rate and only recognize expense for those shares expected to vest. The Company estimates the forfeiture rate based on historical experience of its stock-based awards that are granted, exercised and cancelled. If the actual forfeiture rate is materially different from the estimate, stock-based compensation expense could be significantly different from what was recorded in the current period.
The Company may grant performance share units (“PSUs”) to employees or consultants. PSU awards will vest if certain employee-specific or company-designated performance targets are achieved. If minimum performance thresholds are achieved, each PSU award will convert into common stock at a defined ratio depending on the degree of achievement of the performance target designated by each individual award. If minimum performance thresholds are not achieved, then no shares will be issued. Based upon the expected levels of achievement, stock-based compensation is recognized on a straight-line basis over the PSUs’ requisite service periods. The expected levels of achievement are reassessed over the requisite service periods and, to the extent that the expected levels of achievement change, stock-based compensation is adjusted in the period of change and recorded on the statements of operations and the remaining unrecognized stock-based compensation is recorded over the remaining requisite service period.
Segment and Geographic Information
The Company operates in one segment and its services are sold nationally in the United States directly through the Company.
The Company must make certain estimates and judgments in determining income tax expense for financial statement purposes. These estimates and judgments are used in the calculation of tax credits, tax benefits, tax deductions, and in the calculation of certain deferred taxes and tax liabilities. Significant changes to these estimates may result in an increase or decrease to the Company’s tax provision in a subsequent period.
The provision for income taxes was determined using the asset and liability method prescribed by GAAP. Under this method, deferred tax assets and liabilities are recognized for the temporary differences between the carrying amounts of assets and liabilities for financial reporting purposes. If and when it is determined that a deferred tax asset will not be realized for its full amount, the Company will recognize and record a valuation allowance with a corresponding charge to earnings. The calculation of the current tax liability involves dealing with uncertainties in the application of complex tax laws and regulations and in determining the liability for tax positions, if any, taken on the Company’s tax returns in accordance with authoritative guidance on accounting for uncertainty in income taxes.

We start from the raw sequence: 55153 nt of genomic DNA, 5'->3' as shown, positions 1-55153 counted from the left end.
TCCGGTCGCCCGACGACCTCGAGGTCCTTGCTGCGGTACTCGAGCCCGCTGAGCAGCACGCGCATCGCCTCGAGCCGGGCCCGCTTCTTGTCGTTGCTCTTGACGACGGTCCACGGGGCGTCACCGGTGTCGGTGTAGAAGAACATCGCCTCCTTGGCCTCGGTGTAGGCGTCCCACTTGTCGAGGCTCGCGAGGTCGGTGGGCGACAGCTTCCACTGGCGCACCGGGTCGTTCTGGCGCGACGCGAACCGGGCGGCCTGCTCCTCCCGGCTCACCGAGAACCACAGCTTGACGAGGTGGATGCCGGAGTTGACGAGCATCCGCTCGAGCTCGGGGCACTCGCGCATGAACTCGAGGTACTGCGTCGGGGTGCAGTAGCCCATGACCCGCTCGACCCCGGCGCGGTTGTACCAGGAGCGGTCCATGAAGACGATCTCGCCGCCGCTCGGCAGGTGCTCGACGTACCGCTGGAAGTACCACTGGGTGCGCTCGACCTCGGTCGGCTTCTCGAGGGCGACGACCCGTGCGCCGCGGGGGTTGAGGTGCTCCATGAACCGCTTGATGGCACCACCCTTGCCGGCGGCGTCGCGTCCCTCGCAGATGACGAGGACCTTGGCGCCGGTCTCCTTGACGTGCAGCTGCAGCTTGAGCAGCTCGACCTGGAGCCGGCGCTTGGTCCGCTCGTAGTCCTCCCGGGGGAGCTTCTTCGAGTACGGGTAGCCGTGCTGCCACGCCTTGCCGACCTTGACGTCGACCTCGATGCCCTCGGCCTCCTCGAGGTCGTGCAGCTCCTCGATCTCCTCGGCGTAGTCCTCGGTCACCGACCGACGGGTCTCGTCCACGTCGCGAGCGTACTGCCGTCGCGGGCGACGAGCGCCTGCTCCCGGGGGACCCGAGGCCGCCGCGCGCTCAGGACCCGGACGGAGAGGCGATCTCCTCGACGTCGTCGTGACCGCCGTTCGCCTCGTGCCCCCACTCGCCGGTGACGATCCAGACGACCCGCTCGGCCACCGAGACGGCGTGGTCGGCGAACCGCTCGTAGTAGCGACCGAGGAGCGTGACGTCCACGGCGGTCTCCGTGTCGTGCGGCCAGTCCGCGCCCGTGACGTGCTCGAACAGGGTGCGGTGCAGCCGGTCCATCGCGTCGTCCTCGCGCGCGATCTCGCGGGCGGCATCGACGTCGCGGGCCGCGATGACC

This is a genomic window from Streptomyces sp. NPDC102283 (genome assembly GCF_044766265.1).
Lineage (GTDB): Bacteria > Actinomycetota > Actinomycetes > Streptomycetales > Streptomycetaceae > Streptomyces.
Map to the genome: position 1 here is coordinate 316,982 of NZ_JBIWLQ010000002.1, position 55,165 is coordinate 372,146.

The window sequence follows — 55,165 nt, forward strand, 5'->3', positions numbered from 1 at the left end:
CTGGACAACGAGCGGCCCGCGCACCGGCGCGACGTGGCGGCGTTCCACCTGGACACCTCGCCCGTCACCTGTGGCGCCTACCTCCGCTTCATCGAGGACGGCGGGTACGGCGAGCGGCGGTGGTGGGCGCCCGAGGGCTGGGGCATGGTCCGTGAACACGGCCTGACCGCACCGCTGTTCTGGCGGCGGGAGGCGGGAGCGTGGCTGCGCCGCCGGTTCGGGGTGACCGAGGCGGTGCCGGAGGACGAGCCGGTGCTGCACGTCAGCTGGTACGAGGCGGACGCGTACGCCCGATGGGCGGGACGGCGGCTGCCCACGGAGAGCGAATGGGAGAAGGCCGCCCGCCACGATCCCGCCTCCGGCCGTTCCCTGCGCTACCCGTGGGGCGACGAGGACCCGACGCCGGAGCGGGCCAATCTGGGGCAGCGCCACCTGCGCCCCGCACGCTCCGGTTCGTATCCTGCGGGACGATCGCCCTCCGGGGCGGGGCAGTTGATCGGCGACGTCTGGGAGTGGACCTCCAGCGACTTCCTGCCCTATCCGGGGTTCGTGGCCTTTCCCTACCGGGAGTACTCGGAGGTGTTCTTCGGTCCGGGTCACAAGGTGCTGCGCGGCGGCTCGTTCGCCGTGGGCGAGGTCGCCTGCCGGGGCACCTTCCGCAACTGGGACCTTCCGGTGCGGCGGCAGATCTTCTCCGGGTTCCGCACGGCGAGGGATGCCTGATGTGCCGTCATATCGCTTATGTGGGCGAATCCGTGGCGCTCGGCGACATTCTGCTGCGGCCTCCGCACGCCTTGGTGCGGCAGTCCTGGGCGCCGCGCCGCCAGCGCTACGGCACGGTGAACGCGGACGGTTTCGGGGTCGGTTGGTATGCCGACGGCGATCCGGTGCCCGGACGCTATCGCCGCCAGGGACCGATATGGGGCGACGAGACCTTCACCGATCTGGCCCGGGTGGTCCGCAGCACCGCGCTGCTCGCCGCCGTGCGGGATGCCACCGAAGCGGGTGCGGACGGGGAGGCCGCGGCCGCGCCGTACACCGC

From time to time, the Company may be involved in legal and administrative proceedings and claims of various types. The Company records a liability in its consolidated financial statements for these matters when a loss is known or considered probable and the amount can be reasonably estimated. Management reviews these estimates in each accounting period as additional information becomes known and adjusts the loss provision when appropriate. If the loss is not probable or cannot be reasonably estimated, a liability is not recorded in the consolidated financial statements. If a loss is probable but the amount of loss cannot be reasonably estimated, the Company discloses the loss contingency and an estimate of possible loss or range of loss (unless such an estimate cannot be made). The Company does not recognize gain contingencies until they are realized. Legal costs incurred in connection with loss contingencies are expensed as incurred.
Recently Adopted Accounting Pronouncements
On December 18, 2019, FASB released ASU 2019-12, “Simplifying the Accounting for Income Taxes” (“ASU 2019-12”). The purpose of the update is to reduce the complexity pertaining to certain areas in accounting for income taxes. Key amendments from ASU 2019-12 include, but are not limited to, the accounting for hybrid tax regimes, step-up in tax basis goodwill in non-business combination transactions, intraperiod tax allocation exception to the incremental approach and interim period accounting for enacted changes in tax law. The effective date of the amendments for public corporations is for fiscal years beginning after December 15, 2020. The adoption of ASU 2019-12 effective January 1, 2021 did not have a material impact of the Company’s consolidated financial statements and related disclosures.
The entire disclosure for all significant accounting policies of the reporting entity.
Reference 1: http://www.xbrl.org/2003/role/disclosureRef